In the context of the first edition of Fo.To Fotografi a Torino (Photographers in Turin) opening on 3 May 2018, the Galleria Peola Arte Contemporanea presents Most Were Silent, by Anush Hamzehian and Vittorio Mortarotti.
Most Were Silent is Anush Hamzehian and Vittorio Mortarotti’s first solo exhibition at the Alberto Peola Gallery. The works of this internationally acclaimed artistic duo stand out for the innovative language of their documental images (photographs and videos) and their commitment to all marginalities – historical, geographic, and social.
Having explored in their later works the physical and psychological consequences of the aftermaths of the tsunami in Japan, the social impact of the shutdown of mines in Belgium, as well as the violence on the border between Armenia, Azerbaijan, and Iran, in April 2016 Hamzehian and Mortarotti spent over a month in Alamogordo, New Mexico. They chose the place in the same way as geologists scrutinize the propagation of seismic waves to track them back to their source.
Thus, Alamogordo becomes the epicentre, the starting point from which to address the issues in Most Were Silent: war and its consequences. In this sun-drenched, sluggish little town on the fringes of the Jornada del Muerto desert, nothing seems to conjure up the memory of war. Yet, this is the place where, in a secret military base, the atomic bomb was tested for the first time. The explosion took place on 16 July 1945 and nothing would be the same. “We knew the world would not be the same,” said Robert Oppenheimer, the physicists responsible for the development of the first atomic bomb.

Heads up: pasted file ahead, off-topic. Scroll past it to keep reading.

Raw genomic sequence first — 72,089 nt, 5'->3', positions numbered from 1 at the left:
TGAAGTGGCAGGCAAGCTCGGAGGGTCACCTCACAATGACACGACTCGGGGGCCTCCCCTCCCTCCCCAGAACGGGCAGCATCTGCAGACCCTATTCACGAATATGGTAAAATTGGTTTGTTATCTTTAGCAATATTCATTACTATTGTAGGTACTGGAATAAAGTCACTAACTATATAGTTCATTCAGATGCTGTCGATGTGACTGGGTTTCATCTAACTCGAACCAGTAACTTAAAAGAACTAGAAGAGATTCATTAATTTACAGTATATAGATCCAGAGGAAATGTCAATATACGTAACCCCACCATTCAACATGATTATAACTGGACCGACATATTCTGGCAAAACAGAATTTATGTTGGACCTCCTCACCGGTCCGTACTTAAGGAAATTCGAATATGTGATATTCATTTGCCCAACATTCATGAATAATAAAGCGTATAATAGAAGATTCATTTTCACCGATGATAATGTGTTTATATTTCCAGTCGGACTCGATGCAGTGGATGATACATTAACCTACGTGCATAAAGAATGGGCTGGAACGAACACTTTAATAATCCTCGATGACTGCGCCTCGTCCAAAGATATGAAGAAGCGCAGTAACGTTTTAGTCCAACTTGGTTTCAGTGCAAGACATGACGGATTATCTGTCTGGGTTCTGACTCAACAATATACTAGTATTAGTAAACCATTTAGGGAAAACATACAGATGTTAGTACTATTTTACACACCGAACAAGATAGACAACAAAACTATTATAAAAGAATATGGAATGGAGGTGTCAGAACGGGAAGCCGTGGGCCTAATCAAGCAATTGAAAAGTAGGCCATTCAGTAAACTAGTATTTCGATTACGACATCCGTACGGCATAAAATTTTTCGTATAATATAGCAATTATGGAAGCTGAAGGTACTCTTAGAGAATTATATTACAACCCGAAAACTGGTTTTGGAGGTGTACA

Later in that interview, he went on to recollect the reaction of his colleagues of the Manhattan Project, “A few people laughed, a few people cried, most people were silent,” a recollection which inspired the title of this exhibition. In this historical and geographic context, Alamogordo is the closest town to the place where the atomic era began, both in its destructive and in its deterrent power (Hiroshima and Nagasaki on the one hand and the cold war on the other). It is against the backdrop to such a momentous event that the artists reflect on the ancestral themes of human violence and historical memory. Despite having been explored over the course of millennia in any form of intellectual expression (visual arts, literature, journalism) these themes receive new attention in the unexpected and profound perspective of these artists.
The exhibition opens with a video in which a blind girl, a student at the New Mexico School for the Blind and Visually Impaired (where the two artists held a workshop) reads the braille transcription of Philip Morrison’s eyewitness report on the nuclear test. Near it, a showcase displays a fragment of trinitite (sand turned into glass as a result of the heating produced by the atomic explosion); a propaganda video extolling the development and the necessity of nuclear weapons; and a scientific volume on the medical effects of this kind of device.
In the next room, another video and a series of photographs attempt to revisit, in Alamogordo and its surroundings, memories and traces of real as well as imaginary conflicts, both present and past. The artists filmed the story as it was being told by a survivor of the second Iraqi war and took some black and white pictures of faces and places which seem suspended in that fraught moment immediately before the event that would cause an irreversible change.